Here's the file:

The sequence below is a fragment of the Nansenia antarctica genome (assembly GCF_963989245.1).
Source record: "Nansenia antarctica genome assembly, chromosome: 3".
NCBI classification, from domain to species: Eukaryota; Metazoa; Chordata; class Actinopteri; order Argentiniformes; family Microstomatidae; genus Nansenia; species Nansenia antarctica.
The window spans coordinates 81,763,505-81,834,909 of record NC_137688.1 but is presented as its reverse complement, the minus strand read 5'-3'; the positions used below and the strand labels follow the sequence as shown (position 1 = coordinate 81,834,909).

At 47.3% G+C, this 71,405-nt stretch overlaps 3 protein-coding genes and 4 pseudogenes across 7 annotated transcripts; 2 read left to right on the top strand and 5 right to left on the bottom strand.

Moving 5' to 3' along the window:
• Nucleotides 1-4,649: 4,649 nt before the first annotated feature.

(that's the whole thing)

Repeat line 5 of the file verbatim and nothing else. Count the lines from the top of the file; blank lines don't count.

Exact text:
At 47.3% G+C, this 71,405-nt stretch overlaps 3 protein-coding genes and 4 pseudogenes across 7 annotated transcripts; 2 read left to right on the top strand and 5 right to left on the bottom strand.